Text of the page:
In Norway, the populist Progress Party campaigned on anti-immigration issues and won 23 percent of the vote in 2009, making it the country’s second-largest political party. Progress Party leader Siv Jensen coined the term “snikislamisering,” which translates to “sneaking Islamization,” to describe the perceived threat of Muslim culture.
Mr. Breivik once belonged to the Progress Party but abandoned it, saying that his goals could only be achieved through armed struggle rather than the democratic process.
The 1,500-page manifesto Mr. Breivk posted online before launching his attacks is filled with biographical details and bomb-making instructions as well as his agenda against “cultural Marxism,” multiculturalism and the “Islamization” of Europe.
Figures on the right, particularly those the suspect praised in the document — including British newspaper columnists, Russian Prime Minister Vladimir Putin and the far-right English Defense League (EDL) — have been quick to distance themselves from Mr. Breivik’s actions.
But some also have expressed sympathy with his sentiments.
In a July 25 Wall Street Journal editorial, author Bruce Bawer, who is frequently quoted in the manifesto, called Mr. Breivik, “both highly intelligent and very well read in European history and the history of modern ideas.” He described as “chilling … the way [Mr. Breivik] moves from a legitimate concern about genuine problems to an unspeakably evil ‘solution.’”
EDL leader Stephen Lennon pointed out that Mr. Breivik labeled his group’s members as “naive fools” for their rejection of violence, but he said the underlying issues are urgent.
“The fact is there is an undercurrent of anger across the whole of Britain and the whole of Europe,” he told the BBC. “God forbid that this ever happens on British soil, but I think we could be five to 10 years away.”
In Italy, Mario Borghezio, member of the European Parliament for the far-right Northern League, the junior party in Prime Minister Silvio Berlusconi’s coalition government, called some of Mr. Breivik’s ideas “excellent” and said they represent the views of perhaps 100 million Europeans.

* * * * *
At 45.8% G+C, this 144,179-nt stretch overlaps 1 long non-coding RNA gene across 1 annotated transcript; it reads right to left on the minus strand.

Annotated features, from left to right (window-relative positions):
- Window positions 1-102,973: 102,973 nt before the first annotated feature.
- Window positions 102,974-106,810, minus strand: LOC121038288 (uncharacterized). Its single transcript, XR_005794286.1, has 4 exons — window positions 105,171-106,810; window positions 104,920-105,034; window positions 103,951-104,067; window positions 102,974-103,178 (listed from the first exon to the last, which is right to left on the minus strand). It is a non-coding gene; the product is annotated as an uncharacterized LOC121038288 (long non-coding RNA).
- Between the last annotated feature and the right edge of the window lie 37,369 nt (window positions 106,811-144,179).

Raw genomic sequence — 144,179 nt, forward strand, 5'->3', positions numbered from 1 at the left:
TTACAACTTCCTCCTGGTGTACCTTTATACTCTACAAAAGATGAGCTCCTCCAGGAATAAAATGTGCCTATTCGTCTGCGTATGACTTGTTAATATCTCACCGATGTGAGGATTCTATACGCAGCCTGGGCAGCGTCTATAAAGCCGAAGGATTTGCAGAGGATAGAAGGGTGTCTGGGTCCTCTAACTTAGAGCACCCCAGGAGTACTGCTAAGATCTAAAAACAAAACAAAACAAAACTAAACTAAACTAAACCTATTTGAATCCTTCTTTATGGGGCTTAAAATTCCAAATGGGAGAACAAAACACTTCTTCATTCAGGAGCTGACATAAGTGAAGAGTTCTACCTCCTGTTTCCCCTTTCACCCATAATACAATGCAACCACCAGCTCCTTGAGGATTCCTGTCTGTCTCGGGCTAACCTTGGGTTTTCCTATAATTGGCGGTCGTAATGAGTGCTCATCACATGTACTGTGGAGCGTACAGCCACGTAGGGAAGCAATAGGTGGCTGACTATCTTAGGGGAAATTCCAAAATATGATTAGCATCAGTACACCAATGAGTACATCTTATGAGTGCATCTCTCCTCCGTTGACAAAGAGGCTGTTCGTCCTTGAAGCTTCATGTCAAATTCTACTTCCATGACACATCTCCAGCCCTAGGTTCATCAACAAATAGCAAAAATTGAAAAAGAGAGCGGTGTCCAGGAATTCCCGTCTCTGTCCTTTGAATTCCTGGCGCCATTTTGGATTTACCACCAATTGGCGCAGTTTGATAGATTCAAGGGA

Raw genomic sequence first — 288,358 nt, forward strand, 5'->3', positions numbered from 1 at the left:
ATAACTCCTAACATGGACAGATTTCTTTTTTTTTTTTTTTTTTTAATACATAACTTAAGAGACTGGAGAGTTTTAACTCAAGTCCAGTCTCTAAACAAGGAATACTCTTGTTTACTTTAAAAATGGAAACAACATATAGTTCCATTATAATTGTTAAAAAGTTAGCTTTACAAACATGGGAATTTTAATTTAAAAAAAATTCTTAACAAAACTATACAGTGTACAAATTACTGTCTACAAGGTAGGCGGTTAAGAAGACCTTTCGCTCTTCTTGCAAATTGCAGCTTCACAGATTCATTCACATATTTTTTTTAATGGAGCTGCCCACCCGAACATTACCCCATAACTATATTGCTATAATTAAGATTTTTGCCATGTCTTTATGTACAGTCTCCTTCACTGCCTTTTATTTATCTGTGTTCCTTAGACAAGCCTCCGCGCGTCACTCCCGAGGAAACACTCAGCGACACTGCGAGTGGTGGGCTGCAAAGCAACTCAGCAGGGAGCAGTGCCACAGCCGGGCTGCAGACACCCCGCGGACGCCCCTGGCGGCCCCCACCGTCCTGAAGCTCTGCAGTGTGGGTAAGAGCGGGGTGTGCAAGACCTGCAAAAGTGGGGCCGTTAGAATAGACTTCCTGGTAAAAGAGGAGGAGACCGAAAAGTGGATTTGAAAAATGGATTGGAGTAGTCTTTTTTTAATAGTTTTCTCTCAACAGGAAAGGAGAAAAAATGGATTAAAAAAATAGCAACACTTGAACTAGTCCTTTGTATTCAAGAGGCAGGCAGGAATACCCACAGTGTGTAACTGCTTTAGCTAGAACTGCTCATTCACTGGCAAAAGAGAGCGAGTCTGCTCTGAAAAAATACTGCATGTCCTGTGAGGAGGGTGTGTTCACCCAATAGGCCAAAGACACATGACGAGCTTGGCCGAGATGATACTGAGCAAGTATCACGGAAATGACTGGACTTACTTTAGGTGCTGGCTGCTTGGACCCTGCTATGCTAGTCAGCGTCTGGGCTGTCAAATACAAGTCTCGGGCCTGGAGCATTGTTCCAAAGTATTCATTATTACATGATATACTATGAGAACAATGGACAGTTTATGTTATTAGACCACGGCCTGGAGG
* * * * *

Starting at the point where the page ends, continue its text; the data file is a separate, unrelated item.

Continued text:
Mr. Borghezio’s comments brought him a three-month suspension from his party on Friday.
‘Eichmann in Jerusalem’
Hans Rustad, editor of the Norwegian right-wing website document.no, says he had been in touch with Mr. Breivik, who posted many complementary comments on the site and even offered advice on its management.
“I think he is an exceptional case because he is a psychopath, he is a nihilist,” Mr. Rustad told The Washington Times. “But one must ask oneself why has the right wing grown over the last decades.
“The media has been trying to boycott his thoughts, but this is like ‘Eichmann in Jerusalem’: You have to go and listen, to try and understand what is in his mind, how did he come to this,” Mr. Rustad said, referring to the book about the war crimes trial of Nazi officer Adolf Eichmann.
While the far right in Norway hasn’t had the same influence of many of their European counterparts, it has played a role in the public discourse.
“The extreme right in Norway is very small,” said Kari Helene Partapuoli, director of the Norwegian Center Against Racism. “I would say they pose a very small threat.
“But the anti-Muslim sentiments, the threat of multiculturalism, the feeling that our culture is under attack and the idea of a silent takeover - these sorts of paranoid theories find some sort of resonance in the mainstream debate that we have.”
Still, most agree that the vast majority of populist, anti-immigration political parties, and even far-right groups in Europe, do not condone violence.
“It wouldn’t be fair to say that the right-wing populists are the root or the cause for Breivik,” said Mr. Hartleb. “In general, the right-wing groups are much more moderate and don’t want to use force — as he did in such a brutal way.”
Even so, since the attacks there is a new urgency that the views that Mr. Breivik apparently shares with many Europeans need to be addressed head-on.
“We should take this opportunity to really challenge ideas such as that in 20 or 30 years the European majority is going to be Muslim, that immigrants are stealing work, or that they come to the EU just to seek benefits,” Ms. Gevorgyan said.